What have you been able to do in terms of healthcare reform in Louisiana? How critical have the public/private partnerships been in this effort?

There have been two big things we’ve done in terms of improving healthcare for our people: one is Bayou Health. Hundreds of thousands of people are now in private healthcare plans and have, for the first time, access to coordinated care and preventive care. We save the taxpayers over $100 million per year but, what’s more important is that folks are getting better access to high-quality care.

We have literally reduced the number of days that babies were spending in NICU units across the state by thousands of days. This means so many babies going home on time, at full weight. Not only is that incredibly cost-effective but it is also so important to improving that child’s long-term healthcare. If they start out premature, they’re much more likely to have complications as young children.

We have also pursued these public/private partnerships. When I was first sworn in as Governor, we were the only state in the country with 10 state-operated charity hospitals. It served a useful role as a safety net, but they were outdated and inefficient. We have modernized these by partnering with the private sector. We have now privatized nine of them through partnerships with the private sector, and we have shut down three in outdated buildings and provided care in more modern private facilities.

In addition to saving the taxpayers over $100 million, we’ve also been able to do things like, in Baton Rouge, reduce the 10 days it used to take to get a prescription filled to less than an hour.

Across the state, more services are being provided at a great savings to taxpayers. What’s more important is that we’re providing much better quality care by partnering with local, not-for-profit,
and private community partners. We’ve shown a one-size-fits-all approach is not the way to deliver healthcare. We have to approach each community differently and work with local leaders to provide the best healthcare for people.

Would you provide a more in-depth description of the ethics reforms you were able to implement?

We passed a series of some of the toughest laws in the country. For example, we have increased the financial disclosure for elected officials in all branches of government, as well as senior-appointed officials; required more transparency for lobbyists in terms of detailed monthly spending reports that are made available to the public; and we prohibited contracts between state government and legislators and the executive branch leaders. You have to decide who you want to serve, yourself or the public, because you can’t do both.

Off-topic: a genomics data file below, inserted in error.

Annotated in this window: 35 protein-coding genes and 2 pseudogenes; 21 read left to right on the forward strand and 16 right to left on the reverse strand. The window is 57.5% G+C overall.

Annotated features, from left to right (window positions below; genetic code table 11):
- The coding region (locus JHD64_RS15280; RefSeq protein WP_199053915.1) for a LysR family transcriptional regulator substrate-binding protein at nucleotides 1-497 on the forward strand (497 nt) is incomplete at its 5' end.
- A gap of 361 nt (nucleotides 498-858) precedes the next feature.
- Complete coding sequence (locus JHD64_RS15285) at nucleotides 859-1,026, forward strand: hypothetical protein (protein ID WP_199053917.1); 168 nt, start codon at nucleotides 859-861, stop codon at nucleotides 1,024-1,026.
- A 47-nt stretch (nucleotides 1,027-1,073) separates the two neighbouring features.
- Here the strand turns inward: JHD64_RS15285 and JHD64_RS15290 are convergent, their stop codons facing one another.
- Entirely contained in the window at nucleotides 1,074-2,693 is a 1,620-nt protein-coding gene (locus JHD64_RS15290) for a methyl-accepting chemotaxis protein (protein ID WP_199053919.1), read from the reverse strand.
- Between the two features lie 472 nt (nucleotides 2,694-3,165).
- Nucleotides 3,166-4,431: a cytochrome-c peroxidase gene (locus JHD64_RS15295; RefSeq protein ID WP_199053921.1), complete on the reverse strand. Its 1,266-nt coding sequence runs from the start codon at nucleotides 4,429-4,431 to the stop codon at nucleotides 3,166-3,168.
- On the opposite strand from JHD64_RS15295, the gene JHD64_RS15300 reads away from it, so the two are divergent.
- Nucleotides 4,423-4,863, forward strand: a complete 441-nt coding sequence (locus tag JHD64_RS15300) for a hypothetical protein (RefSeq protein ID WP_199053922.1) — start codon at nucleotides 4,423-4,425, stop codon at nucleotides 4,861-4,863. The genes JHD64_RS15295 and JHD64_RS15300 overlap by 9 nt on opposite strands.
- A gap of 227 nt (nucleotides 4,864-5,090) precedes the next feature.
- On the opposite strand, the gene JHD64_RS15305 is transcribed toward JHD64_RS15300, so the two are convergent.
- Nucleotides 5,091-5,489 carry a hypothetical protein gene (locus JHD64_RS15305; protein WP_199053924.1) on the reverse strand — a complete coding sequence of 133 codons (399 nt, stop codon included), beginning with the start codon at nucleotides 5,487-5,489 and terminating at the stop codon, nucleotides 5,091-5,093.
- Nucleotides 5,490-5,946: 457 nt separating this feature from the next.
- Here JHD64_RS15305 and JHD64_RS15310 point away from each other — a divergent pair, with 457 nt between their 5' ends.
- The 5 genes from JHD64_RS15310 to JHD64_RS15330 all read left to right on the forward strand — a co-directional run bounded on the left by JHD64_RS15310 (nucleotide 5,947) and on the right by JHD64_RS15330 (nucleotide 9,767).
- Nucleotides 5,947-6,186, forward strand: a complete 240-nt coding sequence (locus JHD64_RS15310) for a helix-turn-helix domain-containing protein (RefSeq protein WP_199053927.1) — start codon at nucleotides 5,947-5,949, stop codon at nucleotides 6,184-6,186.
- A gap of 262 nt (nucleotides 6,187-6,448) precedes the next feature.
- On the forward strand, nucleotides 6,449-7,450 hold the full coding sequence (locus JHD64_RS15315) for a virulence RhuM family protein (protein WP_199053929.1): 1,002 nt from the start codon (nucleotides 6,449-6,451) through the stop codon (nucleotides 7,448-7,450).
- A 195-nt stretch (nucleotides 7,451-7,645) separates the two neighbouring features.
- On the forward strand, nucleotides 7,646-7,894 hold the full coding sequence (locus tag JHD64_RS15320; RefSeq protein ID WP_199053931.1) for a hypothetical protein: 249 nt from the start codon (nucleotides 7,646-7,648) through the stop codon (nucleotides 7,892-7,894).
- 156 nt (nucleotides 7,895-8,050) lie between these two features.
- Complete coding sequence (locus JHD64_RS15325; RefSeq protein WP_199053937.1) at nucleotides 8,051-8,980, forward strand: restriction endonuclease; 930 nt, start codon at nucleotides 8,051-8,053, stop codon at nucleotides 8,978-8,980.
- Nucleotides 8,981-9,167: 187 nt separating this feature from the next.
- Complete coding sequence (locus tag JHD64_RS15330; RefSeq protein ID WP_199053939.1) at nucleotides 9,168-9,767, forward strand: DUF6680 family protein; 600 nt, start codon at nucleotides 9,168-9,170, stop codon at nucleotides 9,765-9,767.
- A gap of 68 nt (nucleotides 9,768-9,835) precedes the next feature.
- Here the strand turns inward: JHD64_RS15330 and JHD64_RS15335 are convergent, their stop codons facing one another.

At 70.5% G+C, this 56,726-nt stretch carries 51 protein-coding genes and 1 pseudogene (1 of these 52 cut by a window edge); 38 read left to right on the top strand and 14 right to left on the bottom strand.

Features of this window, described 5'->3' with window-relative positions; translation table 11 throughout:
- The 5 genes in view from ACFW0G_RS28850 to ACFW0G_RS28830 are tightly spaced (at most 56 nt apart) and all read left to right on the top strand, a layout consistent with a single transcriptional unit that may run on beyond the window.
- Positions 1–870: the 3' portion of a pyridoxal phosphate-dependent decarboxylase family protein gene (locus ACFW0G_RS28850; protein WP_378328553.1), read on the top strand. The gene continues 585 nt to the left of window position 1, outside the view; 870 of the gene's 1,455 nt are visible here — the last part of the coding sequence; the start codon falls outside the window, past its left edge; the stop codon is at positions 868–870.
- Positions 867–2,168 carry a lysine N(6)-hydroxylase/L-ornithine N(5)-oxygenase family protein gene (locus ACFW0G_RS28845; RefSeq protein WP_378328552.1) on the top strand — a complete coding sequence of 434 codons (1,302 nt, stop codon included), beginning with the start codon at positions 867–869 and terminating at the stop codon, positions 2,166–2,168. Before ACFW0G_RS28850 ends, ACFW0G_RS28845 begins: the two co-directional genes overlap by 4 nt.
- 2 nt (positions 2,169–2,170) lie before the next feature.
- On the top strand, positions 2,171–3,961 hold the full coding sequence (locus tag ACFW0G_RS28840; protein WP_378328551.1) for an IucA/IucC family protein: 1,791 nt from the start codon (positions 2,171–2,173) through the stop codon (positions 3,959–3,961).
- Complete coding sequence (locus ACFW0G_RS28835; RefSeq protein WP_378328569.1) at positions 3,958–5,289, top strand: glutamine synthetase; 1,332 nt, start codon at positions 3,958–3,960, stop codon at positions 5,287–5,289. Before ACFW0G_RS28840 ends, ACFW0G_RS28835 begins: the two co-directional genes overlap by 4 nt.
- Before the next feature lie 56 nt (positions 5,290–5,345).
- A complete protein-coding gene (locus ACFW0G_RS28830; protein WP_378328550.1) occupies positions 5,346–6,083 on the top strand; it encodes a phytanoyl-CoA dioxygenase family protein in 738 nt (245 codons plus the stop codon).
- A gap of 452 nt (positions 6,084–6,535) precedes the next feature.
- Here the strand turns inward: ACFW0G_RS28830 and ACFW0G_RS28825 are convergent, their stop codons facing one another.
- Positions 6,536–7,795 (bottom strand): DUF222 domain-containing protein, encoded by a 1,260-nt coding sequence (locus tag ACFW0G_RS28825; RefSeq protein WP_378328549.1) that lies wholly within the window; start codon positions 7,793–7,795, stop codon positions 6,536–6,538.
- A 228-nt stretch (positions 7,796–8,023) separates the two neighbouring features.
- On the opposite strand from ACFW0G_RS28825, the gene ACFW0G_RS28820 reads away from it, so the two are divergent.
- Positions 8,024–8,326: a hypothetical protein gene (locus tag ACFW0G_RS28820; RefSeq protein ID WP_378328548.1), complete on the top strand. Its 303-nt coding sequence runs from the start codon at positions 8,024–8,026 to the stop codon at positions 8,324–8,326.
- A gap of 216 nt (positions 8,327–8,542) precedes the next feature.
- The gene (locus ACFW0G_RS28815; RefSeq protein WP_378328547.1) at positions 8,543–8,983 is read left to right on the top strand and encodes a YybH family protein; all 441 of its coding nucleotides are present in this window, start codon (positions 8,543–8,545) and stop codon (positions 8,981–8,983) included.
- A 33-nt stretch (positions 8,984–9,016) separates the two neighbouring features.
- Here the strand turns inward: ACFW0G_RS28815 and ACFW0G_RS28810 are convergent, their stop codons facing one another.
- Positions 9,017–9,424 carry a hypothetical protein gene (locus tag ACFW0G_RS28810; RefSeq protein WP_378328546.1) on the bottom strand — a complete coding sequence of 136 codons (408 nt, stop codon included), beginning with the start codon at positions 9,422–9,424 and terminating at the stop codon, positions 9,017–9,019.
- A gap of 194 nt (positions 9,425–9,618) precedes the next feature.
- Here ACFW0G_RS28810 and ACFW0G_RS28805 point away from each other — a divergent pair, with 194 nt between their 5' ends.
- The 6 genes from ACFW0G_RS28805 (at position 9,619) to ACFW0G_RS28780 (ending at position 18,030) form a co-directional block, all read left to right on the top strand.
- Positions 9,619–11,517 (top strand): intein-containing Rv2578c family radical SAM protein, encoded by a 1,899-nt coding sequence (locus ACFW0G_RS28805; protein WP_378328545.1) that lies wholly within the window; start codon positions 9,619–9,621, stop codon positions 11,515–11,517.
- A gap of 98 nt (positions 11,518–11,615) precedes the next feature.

We also got rid of the exceptions and the gift bans – we capped the amount that could be spent on food and beverages; we got rid of the loopholes for free tickets and we created the office of Inspector General so we have a permanent independent inspector general to root out fraud and corruption. We do annual ethics training. We instituted more whistle-blower protection.

The idea of all this was to send a strong message to our elected leaders: You’re here to serve the public, not yourselves.

I believe public service should be a sacrifice. Part of the problem you see in our states’ and nation’s capitals is this permanent governing class where people go into politics, they become lobbyists, they go work for the special interests, and they never go home, and they never work under the same rules and laws they provide for everybody else.

Are you optimistic that the Republican party can be unified today?

The real split is between the rest of the country and D.C. There is so much of a split in D.C. that many say it can’t be done. Some of that frustration is both with Republican and Democrat leaders who went to D.C. and said they were going to change the political culture and, instead, became change themselves – that’s where the real energy is out there. The middle class has been anxious that every generation before us has left more opportunity for our children than we inherited from our parents. This generation is rightfully worried about becoming the first generation that mortgages our children’s future. You have more folks with college debt, more struggling to find good-paying jobs, and more kids living with their parents. There is a real hunger for leadership and bold reforms in our nation’s capital.

I think there is a hunger for Conservative principled solutions.